The standard governing due process claims for access to evidence depends on the nature of the evidence the State has destroyed.
When the State suppresses or fails to disclose material exculpatory evidence, the good or bad faith of the prosecution is irrelevant: a due process violation occurs whenever such evidence is withheld. In Youngblood, by contrast, we recognized that the Due Process Clause ‘requires a different result when we deal with the failure of the State to preserve evidentiary material of which no more can be said than that it could have been subjected to tests, the results of which might have exonerated the defendant.’ [Youngblood, 488 U.S. at 57, 109 S.Ct. at 337]. We concluded that the failure to preserve this ‘potentially useful evidence’ does not violate due process ‘unless a criminal defendant can show bad faith on the part of the police.’ Id., at 58, 109 S.Ct. 333 (emphasis added).
Illinois v. Fisher, 540 U.S. 544, 547–48, 124 S.Ct. 1200, 157 L.Ed.2d 1060 (2004) (other citations omitted).
For evidence to qualify as ‘materially exculpatory,’ ‘the evidence must both possess an exculpatory value that was apparent before the evidence was destroyed, and be of such a nature that the defendant would be unable to obtain comparable evidence by other reasonably available means.’ California v. Trombetta, 467 U.S. 479, 489, 104 S.Ct. 2528, 81 L.Ed.2d 413 (1984). If the evidence fails to meet this two-pronged test, then the evidence is, at most, only ‘potentially useful,’ and a showing of bad faith is necessary to substantiate a due process claim based on the State's destruction of the evidence. Fisher, 540 U.S. at 548, 124 S.Ct. 1200.
[State v.] Cox, 328 S.W.3d [358, 362 (Mo.App. W.D. 2010) ]. Our Supreme Court has stated: ‘absent a showing of bad faith on the part of the police or prosecutor, the failure to preserve even potentially useful evidence does not constitute a denial of due process.’ State v. Ferguson, 20 S.W.3d 485, 504 (Mo. banc 2000). Bad faith means the evidence was destroyed ‘for the purpose of depriving the defendant of exculpatory evidence.’ Cox, 328 S.W.3d at 364–65 (internal quotations and citations omitted). As the proponent of the motion to dismiss, Defendant had the burden to show the destroyed evidence was materially exculpatory or potentially useful and, if merely potentially useful, destroyed in bad faith. See generally [State v.] Berwald, 186 S.W.3d [349, 366–67 (Mo.App. W.D. 2005) ] (placing burden of proof on the defendant); State v. Ise, 460 S.W.3d 448, 457–58 (Mo.App. W.D. 2015) (same).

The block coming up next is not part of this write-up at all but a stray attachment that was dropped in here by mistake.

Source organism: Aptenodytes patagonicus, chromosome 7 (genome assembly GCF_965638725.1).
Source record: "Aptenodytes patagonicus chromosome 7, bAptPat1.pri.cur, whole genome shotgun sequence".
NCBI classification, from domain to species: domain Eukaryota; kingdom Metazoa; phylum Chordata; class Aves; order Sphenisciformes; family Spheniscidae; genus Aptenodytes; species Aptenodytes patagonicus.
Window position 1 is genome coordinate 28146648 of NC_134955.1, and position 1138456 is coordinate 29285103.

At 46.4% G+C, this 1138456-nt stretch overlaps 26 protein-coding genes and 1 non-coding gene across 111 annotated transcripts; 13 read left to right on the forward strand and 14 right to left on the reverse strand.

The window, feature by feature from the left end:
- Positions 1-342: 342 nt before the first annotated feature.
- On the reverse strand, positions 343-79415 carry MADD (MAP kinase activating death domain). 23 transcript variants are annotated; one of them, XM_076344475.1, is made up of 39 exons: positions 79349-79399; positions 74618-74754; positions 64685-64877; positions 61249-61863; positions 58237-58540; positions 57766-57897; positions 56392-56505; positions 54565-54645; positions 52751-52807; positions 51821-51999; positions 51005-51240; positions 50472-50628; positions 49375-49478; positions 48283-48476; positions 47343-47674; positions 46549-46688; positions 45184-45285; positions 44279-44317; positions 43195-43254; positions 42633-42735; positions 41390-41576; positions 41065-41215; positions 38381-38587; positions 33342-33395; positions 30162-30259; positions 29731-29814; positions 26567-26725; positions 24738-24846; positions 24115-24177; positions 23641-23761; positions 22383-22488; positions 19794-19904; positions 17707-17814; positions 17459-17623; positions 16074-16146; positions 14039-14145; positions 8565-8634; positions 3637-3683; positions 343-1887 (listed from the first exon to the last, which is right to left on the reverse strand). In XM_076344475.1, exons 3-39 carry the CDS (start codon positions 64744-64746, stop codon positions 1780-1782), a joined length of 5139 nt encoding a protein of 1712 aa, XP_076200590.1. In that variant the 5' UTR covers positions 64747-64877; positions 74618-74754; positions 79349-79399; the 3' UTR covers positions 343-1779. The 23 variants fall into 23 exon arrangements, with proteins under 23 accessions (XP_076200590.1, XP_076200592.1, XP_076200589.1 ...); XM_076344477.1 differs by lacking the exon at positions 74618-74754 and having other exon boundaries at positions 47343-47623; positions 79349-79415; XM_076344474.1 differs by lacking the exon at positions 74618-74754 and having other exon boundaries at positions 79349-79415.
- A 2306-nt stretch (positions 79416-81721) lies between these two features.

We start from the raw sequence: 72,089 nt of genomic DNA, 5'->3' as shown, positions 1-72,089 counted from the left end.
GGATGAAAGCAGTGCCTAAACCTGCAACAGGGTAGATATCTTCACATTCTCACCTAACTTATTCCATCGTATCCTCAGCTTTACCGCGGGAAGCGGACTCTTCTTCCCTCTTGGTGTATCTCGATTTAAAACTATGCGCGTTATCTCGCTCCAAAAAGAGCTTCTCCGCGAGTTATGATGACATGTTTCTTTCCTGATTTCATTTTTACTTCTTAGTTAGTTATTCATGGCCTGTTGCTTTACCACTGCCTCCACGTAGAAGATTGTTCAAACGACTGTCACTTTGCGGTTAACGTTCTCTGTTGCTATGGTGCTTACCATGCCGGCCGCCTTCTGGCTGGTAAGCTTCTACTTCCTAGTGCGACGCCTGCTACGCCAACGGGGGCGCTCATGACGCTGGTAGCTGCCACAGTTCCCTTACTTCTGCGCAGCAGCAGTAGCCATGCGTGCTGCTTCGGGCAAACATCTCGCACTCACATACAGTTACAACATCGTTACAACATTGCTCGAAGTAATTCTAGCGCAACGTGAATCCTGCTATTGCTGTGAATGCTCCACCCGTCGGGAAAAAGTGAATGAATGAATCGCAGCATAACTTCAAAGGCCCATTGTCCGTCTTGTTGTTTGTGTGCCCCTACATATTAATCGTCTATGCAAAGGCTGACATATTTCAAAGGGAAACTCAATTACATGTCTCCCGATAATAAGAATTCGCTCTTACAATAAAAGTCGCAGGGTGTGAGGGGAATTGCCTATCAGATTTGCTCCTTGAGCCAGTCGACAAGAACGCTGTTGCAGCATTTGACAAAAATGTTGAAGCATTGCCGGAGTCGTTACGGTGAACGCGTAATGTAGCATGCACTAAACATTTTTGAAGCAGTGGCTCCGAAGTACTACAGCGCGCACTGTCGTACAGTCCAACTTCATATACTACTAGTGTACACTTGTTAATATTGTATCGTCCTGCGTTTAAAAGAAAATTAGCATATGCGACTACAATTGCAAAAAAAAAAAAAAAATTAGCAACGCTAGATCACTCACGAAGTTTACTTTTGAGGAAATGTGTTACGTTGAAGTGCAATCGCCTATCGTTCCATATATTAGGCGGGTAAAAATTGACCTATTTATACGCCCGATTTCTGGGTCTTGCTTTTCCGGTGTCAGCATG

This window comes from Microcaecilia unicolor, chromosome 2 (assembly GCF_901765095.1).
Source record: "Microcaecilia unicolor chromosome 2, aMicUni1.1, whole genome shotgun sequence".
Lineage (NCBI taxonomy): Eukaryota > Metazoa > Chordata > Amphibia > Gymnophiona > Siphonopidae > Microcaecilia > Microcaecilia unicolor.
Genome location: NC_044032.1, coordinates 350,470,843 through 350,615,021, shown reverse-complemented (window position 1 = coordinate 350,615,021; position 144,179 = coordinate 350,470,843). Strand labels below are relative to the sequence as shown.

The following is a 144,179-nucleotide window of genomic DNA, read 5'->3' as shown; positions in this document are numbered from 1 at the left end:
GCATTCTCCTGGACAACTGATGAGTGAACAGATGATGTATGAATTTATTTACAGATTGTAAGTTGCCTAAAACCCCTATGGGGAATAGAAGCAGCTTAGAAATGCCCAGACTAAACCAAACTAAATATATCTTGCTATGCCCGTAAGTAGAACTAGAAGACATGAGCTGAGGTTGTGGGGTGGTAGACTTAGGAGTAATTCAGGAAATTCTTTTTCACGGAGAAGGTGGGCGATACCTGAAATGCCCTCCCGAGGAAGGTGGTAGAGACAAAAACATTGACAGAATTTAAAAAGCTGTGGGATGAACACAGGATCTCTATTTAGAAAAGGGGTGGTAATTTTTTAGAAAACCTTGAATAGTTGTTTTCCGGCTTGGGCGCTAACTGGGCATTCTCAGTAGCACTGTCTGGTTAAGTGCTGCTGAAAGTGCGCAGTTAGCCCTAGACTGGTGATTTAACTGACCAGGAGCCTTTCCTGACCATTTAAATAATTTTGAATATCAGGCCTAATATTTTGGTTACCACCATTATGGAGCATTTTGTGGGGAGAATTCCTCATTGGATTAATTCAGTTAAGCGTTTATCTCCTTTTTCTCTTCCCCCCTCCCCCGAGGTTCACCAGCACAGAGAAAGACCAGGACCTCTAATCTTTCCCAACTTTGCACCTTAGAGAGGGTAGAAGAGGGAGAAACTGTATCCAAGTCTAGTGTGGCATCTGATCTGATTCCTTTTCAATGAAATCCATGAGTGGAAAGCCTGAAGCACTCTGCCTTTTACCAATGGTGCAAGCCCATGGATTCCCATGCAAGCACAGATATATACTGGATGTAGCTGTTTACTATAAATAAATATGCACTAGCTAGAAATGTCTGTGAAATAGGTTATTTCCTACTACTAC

Erby, 497 S.W.3d at 295–96.
Richardson claims that the trial court abused its discretion in denying his motion to dismiss pursuant to the State's alleged bad-faith destruction of Victim's cellphone.
In the record before us, Richardson fails to demonstrate abuse of discretion by the trial court based on the particular facts and circumstances of this case. The trial court heard numerous and extensive arguments on this issue over the course of several hearings, at which multiple witnesses were called. Moreover, when the trial court asked defense counsel whether she would accept the State's offer to cure (i.e., whereby they would obtain and deliver records from Facebook, AT&T, and Victim's SIM card), or whether defense counsel would rather utilize the instruction or the stipulation and be ready to proceed to trial, she chose the latter option. The trial court's remedy demonstrates its weighing of the particular and unique factors at play in this case: (1) a joint stipulation, signed by counsel for both parties, was published to the jury at the end of opening statements and informed them of the relevant circumstances; and (2) the trial court gave defense counsel wide latitude (forcefully exercised by defense counsel) in cross examination, and in closing arguments, for purposes of suggesting the negative available inferences from the State's failure to preserve Victim's cellphone.
Based on the particular facts and circumstances in this case, Richardson fails to demonstrate that the trial court abused its discretion in denying his motion to dismiss the charge against him. See Erby, 497 S.W.3d at 295. Richardson's point is accordingly denied.